Another former club girl, an attractive brunette who insisted on anonymity because she continues to work as a celebrity journalist and did not want to alienate her sources, detailed the money and effort she put into looking the part.

“I always had my hair nice, always had nice makeup on,” she said. “I always wore dresses. Heels. I had to buy a lot of clothes, so I would go to Forever 21 and H&M. I always made sure I looked really pretty. Not slutty or anything.”

The more competitive tabloids deploy different types of club girls depending on the location and reporting job. “They’ll have a redhead, an African American, an Asian, a lesbian,” Matthew said. “There are a lot of gay bars. And usually, those will get you exclusives.”

But operating as a socialite-mole-agent provocateur is not for the faint of heart and most burn out after a couple of years in the field, according to veterans of the scene. Several present and past club girls said drinking to excess comes with the territory. Most tabloid magazines do not have an explicit policy forbidding alcohol consumption and almost all that hire club girls will allow them to buy expense drinks for themselves and friends. As well, illicit drugs are an ever-present temptation — as is the potential for a sexual hookup with a boldfaced name.

“In that world, there are definitely people who are getting wasted,” one club girl said. “There are people who get drunk and do drugs. Or go home with a celebrity.”

McCoppin has published stories about her alleged encounters with international soccer superstar Cristiano Ronaldo (in London’s The Sun) and the star of HBO’s “Entourage” Adrian Grenier (in Playboy) — with whom she also appeared nude in a sex scene on the show. A former party columnist for Playboy magazine, her proposed book (co-authored with another former nightclub reporter, Allison Swann) chronicles the club girl M.O. of intermingling sexual conquests with celebrity reportage.

McCoppin explained how she weighed the ethics of writing a tell-all expose.

Advertisement

“We always ask ourselves before we do a story, ‘Is this going to hurt their marriage?’ or ‘Is this going to hurt their career?’ ” McCoppin said. “And if the answer is yes, we try to avoid it or soften it.”

Some club reporters keep hundreds of dollars in cash on hand to pay for the rights to photos of celebrities that other nightclub patrons might have snapped with their camera phones. Club girls have also been known to tenaciously follow their story subjects from nightclub to after-party and, if an invitation is extended, beyond — on, say, a spur-of-the-moment trip to Vegas, or a jaunt on a private jet or aboard a yacht.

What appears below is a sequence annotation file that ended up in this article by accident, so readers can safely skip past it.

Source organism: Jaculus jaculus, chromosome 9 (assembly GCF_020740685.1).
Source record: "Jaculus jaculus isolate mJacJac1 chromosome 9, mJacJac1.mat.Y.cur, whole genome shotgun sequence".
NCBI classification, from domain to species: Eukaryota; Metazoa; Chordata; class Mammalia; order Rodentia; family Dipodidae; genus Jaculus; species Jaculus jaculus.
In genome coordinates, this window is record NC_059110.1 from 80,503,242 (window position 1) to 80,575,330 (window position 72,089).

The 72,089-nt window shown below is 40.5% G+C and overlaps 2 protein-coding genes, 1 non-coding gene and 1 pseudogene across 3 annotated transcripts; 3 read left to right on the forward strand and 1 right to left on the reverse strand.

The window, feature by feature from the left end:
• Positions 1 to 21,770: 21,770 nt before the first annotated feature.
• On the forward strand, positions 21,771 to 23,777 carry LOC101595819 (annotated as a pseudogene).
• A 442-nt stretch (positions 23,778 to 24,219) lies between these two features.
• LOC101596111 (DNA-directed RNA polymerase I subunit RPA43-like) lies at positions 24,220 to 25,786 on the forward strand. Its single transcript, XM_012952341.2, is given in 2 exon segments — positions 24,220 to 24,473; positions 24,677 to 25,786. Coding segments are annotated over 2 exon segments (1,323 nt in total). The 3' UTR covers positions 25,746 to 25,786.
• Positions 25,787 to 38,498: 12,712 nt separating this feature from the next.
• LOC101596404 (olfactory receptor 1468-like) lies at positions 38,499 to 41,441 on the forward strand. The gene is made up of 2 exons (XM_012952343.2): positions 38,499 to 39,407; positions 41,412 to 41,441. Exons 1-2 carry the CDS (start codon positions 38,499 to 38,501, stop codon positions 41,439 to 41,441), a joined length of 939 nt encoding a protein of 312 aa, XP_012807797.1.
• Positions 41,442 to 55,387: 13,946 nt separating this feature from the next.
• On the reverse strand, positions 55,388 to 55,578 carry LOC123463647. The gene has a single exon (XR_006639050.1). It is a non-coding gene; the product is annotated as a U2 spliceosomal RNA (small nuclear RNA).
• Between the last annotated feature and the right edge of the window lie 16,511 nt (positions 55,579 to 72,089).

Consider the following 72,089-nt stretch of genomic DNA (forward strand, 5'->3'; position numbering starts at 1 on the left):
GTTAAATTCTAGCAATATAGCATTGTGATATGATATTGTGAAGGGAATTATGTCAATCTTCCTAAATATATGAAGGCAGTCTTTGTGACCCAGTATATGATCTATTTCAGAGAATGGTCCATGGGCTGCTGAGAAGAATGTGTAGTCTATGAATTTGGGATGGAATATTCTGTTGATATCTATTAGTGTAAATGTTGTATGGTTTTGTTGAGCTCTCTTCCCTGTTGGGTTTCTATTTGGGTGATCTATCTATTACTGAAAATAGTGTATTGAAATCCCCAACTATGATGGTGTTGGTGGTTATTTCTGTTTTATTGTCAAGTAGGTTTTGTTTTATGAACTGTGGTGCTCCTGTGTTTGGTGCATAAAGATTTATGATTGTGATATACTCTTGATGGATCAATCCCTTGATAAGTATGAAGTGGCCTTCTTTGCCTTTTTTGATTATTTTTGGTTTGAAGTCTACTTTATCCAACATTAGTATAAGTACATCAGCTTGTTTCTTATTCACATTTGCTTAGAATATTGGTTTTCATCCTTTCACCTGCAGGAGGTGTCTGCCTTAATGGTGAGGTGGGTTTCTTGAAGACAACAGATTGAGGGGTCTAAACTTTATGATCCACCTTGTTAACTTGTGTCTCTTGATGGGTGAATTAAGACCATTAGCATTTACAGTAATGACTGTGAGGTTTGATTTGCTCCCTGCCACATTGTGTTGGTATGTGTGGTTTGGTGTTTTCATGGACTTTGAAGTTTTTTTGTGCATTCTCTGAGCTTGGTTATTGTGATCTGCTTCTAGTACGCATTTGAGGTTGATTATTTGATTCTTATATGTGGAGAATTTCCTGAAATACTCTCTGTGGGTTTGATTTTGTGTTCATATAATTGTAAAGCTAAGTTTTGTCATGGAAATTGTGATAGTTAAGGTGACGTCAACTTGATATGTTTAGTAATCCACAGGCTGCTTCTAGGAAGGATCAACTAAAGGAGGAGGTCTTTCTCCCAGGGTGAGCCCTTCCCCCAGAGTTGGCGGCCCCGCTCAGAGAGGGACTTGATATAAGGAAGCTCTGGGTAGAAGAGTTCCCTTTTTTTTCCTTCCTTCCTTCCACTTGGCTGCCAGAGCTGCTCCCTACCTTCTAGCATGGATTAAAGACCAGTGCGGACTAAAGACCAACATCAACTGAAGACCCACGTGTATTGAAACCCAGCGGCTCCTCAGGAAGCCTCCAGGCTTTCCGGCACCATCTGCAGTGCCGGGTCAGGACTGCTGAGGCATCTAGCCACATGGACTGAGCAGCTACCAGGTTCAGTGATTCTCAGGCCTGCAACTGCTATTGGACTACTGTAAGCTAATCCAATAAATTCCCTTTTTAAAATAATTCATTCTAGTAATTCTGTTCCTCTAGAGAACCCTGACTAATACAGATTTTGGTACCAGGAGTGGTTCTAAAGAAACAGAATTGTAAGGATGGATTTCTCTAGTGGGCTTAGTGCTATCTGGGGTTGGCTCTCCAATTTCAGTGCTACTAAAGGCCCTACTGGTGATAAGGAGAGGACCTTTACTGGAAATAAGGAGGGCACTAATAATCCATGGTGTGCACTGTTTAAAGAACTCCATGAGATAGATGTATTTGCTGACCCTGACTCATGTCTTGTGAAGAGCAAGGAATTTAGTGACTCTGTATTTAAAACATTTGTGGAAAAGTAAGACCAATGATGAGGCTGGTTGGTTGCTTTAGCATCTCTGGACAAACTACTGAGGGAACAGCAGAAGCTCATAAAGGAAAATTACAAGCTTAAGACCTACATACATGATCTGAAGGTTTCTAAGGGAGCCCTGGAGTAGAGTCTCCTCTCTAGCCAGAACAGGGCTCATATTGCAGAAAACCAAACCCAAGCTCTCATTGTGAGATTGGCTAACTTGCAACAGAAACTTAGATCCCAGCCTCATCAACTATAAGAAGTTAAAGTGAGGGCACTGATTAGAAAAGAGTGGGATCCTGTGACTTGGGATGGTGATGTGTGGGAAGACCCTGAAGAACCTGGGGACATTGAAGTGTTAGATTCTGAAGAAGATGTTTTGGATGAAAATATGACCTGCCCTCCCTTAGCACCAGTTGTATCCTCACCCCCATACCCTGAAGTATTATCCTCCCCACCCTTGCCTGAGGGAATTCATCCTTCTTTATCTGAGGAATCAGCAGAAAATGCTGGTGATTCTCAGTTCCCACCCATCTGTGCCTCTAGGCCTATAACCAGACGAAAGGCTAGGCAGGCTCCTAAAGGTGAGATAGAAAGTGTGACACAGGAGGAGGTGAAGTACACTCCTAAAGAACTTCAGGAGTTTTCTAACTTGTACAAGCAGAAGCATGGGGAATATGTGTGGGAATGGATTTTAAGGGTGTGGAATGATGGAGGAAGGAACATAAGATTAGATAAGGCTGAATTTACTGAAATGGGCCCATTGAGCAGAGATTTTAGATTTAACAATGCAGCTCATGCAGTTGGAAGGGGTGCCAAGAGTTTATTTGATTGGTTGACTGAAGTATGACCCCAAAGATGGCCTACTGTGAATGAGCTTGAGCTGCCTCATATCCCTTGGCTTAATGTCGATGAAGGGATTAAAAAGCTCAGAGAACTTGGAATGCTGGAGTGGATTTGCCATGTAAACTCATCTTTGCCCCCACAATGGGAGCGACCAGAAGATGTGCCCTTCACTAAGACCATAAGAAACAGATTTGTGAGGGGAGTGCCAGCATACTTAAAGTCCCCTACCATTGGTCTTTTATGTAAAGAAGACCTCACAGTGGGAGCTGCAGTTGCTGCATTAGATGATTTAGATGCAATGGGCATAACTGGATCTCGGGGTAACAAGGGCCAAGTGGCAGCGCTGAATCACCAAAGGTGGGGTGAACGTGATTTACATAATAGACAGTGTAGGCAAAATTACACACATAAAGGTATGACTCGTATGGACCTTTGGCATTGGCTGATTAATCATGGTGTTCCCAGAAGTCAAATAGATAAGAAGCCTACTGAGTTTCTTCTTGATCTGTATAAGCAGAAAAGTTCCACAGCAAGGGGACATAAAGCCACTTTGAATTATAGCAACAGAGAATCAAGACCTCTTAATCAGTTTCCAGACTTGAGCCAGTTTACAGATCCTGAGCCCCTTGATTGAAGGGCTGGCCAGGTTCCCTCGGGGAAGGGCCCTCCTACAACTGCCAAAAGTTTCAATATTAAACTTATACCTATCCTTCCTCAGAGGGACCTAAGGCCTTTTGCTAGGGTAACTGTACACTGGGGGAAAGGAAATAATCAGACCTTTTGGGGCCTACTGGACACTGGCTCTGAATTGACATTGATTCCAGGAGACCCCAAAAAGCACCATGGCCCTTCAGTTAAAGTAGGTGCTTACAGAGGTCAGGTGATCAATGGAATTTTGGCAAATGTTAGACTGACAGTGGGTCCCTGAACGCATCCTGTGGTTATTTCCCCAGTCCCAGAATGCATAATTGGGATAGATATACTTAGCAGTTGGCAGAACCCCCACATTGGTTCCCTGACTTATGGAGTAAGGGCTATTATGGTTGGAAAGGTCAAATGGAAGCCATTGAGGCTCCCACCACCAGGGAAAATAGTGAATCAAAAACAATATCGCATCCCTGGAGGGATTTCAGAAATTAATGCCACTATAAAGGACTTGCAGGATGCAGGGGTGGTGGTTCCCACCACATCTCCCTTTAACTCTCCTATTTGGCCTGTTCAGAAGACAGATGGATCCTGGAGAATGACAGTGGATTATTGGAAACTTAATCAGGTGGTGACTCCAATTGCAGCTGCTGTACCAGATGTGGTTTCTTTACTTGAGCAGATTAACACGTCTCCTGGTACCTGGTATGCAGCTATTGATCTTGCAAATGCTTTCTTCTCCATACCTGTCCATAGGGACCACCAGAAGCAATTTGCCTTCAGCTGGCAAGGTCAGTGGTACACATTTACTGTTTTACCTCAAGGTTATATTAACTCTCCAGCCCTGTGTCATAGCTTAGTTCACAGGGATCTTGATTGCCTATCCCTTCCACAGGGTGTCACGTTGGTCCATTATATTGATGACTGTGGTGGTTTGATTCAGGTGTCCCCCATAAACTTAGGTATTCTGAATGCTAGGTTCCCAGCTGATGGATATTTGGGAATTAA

But after a few years on the club circuit, the hard-partying lifestyle can take a steep toll. Matthew recalled a reporter who started out “bright eyed and bushy tailed” but eventually let certain temptations overtake her life.

“She started off doing a good job but got in so deep after five years, she hung around with all these major celebrities and didn’t know who anybody was because she was on drugs,” he said. “She started missing stories and she’d come home with nothing. She became a full-time prostitute and had a couple of different celebrity clients. For those club girls, there’s no return.”

An unspoken part of the job is providing a windfall of free publicity for the nightclubs in which the reporters ply their trade. The women cultivate cozy relationships with promoters, doormen and other velvet rope guardians who ensure the reporters are whisked into the VIP area ASAP.

“Club girls are keeping these clubs in business,” Matthew said. “Clubs are a fickle business. The paparazzi photos outside? They don’t mention the name of the club. But when you have a story happen inside? That’s huge.”

Bolthouse Productions’ founder-president, Brent Bolthouse, who has launched such exclusive nightspots as Hollywood’s Hyde Lounge and West Hollywood’s club du jour Trousdale, says his policy is to kick out anyone identified as a nightclub reporter. But he acknowledges that other club owners in town sanction and even encourage the coverage.

McCoppin noted that club girls, with their covert status, often get access when mainstream reporters are banned.

“The best way to ingratiate yourself to a celebrity as a club promoter, a restaurant owner, whatever, is to look like you’re protecting them from the press,” she said. “Meanwhile, while you’re shielding them, you’re waving us in. With a wink.”

Despite the unrelenting newsstand competition among gossip magazines and the pressure to deliver scoops, club girls just want to have fun and a sisterly camaraderie abides. And to hear it from one woman who has freelanced for OK!, Star and Life & Style, nightclub reporters never let their professional allegiances stand in the way of having a good time.

“I go out with other reporters all the time,” she said. “We’ll all be on assignment and we’ll all go out together. I have a friend who works for Us Weekly. She’ll be like, ‘I have to cover blah blah blah. Do you think you can get that?’ I’m like, ‘Yeah!’ And then we’re on the same mission. It’s fun!”

chris.lee@latimes.com

matt.donnelly@latimes.com


Advertisement